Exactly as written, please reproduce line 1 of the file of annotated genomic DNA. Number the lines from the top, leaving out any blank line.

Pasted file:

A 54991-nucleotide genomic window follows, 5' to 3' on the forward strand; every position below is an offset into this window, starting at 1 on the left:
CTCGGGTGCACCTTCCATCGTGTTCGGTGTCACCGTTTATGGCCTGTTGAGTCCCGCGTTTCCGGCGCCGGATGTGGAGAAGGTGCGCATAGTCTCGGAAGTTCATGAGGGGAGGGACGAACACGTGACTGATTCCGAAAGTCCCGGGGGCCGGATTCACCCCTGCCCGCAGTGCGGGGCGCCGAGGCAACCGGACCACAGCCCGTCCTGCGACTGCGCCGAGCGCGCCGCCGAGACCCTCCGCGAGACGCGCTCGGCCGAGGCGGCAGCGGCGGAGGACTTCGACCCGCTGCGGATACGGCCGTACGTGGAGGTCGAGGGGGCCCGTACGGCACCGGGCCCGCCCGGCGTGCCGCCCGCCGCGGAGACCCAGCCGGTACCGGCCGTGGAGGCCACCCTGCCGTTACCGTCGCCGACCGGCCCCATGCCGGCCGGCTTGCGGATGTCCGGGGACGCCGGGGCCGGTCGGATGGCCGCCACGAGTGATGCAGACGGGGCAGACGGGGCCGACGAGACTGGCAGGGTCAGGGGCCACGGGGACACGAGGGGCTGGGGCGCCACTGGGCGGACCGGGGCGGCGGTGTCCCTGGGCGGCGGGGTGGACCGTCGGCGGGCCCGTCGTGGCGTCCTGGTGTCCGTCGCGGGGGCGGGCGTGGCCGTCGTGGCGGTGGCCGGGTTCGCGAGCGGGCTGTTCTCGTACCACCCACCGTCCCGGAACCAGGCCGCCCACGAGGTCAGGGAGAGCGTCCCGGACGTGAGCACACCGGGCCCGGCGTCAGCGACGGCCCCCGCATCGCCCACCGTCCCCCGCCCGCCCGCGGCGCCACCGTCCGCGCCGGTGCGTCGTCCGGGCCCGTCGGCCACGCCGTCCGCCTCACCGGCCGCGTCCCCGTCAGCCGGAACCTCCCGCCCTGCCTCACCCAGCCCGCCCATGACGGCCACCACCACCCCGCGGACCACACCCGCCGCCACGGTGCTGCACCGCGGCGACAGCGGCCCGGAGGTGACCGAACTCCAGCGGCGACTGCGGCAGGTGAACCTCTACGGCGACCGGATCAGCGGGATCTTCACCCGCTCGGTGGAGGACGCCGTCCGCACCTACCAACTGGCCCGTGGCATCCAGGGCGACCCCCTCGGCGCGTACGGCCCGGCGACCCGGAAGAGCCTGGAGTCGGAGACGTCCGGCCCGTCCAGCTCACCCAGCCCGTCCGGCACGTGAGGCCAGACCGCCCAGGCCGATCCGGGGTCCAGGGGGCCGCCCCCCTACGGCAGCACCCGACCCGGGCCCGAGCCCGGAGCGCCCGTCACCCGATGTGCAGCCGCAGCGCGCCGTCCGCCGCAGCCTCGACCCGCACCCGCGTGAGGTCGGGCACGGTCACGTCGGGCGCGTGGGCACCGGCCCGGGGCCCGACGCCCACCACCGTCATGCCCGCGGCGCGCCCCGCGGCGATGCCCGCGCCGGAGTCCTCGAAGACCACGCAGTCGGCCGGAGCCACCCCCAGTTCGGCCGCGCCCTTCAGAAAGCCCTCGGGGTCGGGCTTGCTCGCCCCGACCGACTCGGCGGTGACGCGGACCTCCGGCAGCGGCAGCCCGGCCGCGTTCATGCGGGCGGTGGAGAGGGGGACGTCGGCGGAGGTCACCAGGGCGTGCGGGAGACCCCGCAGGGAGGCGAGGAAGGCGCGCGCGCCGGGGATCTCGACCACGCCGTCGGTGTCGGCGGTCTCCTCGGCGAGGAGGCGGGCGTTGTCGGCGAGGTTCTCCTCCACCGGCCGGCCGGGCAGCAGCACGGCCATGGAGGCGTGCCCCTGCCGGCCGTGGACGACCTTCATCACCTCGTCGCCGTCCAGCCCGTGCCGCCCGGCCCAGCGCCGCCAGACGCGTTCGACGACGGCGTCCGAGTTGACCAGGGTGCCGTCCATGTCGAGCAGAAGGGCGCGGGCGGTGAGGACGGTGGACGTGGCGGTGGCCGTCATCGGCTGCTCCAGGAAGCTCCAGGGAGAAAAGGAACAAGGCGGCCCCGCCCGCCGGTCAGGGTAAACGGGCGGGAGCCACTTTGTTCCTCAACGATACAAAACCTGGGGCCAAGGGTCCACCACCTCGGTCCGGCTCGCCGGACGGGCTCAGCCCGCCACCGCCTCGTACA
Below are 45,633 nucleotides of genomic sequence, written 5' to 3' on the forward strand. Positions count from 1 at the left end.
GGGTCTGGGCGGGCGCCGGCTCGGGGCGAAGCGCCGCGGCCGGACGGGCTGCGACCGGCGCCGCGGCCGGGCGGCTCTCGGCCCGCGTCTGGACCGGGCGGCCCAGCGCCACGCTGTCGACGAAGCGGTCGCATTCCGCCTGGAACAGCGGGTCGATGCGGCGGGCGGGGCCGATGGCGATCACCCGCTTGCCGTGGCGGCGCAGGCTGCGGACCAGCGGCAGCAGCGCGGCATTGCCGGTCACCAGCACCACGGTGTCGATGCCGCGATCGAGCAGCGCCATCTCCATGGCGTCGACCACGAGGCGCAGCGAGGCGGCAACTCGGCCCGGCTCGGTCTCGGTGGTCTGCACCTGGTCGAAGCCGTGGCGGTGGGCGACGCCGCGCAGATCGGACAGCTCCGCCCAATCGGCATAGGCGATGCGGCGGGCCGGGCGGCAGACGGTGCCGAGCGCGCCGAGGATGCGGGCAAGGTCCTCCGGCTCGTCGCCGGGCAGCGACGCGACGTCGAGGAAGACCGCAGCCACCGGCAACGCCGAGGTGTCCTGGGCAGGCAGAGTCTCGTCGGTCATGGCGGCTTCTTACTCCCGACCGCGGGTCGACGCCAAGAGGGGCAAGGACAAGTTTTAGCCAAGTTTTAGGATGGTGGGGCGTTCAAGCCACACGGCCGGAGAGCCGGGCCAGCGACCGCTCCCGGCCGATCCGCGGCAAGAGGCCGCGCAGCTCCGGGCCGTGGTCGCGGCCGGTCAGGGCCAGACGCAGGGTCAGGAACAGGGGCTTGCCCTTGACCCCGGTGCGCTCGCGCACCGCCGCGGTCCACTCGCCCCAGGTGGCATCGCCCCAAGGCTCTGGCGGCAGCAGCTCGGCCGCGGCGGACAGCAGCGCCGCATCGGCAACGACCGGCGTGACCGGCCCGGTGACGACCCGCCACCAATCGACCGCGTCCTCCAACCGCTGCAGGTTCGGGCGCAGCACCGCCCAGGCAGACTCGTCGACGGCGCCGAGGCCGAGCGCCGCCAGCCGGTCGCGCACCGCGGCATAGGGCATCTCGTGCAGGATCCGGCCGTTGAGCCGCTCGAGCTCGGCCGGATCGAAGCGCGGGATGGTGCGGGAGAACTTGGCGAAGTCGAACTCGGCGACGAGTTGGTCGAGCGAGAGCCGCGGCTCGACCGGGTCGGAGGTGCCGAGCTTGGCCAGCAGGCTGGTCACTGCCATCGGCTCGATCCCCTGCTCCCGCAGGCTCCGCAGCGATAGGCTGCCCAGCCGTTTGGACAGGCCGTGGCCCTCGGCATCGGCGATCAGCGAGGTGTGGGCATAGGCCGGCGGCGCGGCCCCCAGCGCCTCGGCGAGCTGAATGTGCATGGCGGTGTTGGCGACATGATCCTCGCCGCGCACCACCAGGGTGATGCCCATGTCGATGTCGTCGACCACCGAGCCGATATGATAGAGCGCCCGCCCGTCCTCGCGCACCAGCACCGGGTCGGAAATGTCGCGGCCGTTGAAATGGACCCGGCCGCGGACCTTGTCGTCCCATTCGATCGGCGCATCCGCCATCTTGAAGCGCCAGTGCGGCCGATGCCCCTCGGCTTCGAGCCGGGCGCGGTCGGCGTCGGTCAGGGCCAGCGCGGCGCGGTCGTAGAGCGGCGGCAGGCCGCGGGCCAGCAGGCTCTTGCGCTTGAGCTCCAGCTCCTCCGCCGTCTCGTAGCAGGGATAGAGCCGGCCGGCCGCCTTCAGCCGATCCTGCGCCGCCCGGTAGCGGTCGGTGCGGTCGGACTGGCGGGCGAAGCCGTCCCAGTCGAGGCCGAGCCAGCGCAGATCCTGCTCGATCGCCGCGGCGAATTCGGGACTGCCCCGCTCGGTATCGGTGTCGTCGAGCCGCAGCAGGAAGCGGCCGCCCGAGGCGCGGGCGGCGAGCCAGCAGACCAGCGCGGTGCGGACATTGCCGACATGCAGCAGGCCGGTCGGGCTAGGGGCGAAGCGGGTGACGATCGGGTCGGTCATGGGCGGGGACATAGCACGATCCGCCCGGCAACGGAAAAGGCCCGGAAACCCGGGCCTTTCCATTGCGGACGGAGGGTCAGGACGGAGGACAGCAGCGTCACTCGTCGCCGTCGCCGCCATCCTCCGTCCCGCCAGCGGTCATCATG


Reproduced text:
A 54991-nucleotide genomic window follows, 5' to 3' on the forward strand; every position below is an offset into this window, starting at 1 on the left: